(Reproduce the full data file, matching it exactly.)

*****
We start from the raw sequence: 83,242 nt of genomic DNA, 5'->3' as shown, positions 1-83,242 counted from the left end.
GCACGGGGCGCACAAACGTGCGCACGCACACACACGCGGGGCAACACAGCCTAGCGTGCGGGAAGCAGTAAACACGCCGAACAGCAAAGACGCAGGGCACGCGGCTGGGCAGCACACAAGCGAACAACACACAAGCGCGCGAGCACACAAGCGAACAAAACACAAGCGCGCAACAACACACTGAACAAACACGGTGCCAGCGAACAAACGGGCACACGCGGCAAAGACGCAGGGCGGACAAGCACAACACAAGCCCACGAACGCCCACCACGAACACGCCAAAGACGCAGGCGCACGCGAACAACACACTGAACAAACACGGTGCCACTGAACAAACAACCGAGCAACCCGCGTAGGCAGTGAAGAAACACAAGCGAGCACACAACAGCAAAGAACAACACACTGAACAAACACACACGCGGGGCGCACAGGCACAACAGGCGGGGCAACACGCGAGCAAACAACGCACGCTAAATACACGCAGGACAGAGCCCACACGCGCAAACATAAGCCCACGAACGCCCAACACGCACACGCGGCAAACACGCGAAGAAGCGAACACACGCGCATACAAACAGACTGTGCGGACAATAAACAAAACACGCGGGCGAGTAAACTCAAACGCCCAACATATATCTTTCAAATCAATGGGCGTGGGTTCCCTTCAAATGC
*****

We start from the raw sequence: 83,242 nt of genomic DNA, 5'->3' as shown, positions 1-83,242 counted from the left end.
GCACGGGGCGCACAAACGTGCGCACGCACACACACGCGGGGCAACACAGCCTAGCGTGCGGGAAGCAGTAAACACGCCGAACAGCAAAGACGCAGGGCACGCGGCTGGGCAGCACACAAGCGAACAACACACAAGCGCGCGAGCACACAAGCGAACAAAACACAAGCGCGCAACAACACACTGAACAAACACGGTGCCAGCGAACAAACGGGCACACGCGGCAAAGACGCAGGGCGGACAAGCACAACACAAGCCCACGAACGCCCACCACGAACACGCCAAAGACGCAGGCGCACGCGAACAACACACTGAACAAACACGGTGCCACTGAACAAACAACCGAGCAACCCGCGTAGGCAGTGAAGAAACACAAGCGAGCACACAACAGCAAAGAACAACACACTGAACAAACACACACGCGGGGCGCACAGGCACAACAGGCGGGGCAACACGCGAGCAAACAACGCACGCTAAATACACGCAGGACAGAGCCCACACGCGCAAACATAAGCCCACGAACGCCCAACACGCACACGCGGCAAACACGCGAAGAAGCGAACACACGCGCATACAAACAGACTGTGCGGACAATAAACAAAACACGCGGGCGAGTAAACTCAAACGCCCAACATATATCTTTCAAATCAATGGGCGTGGGTTCCCTTCAAATGC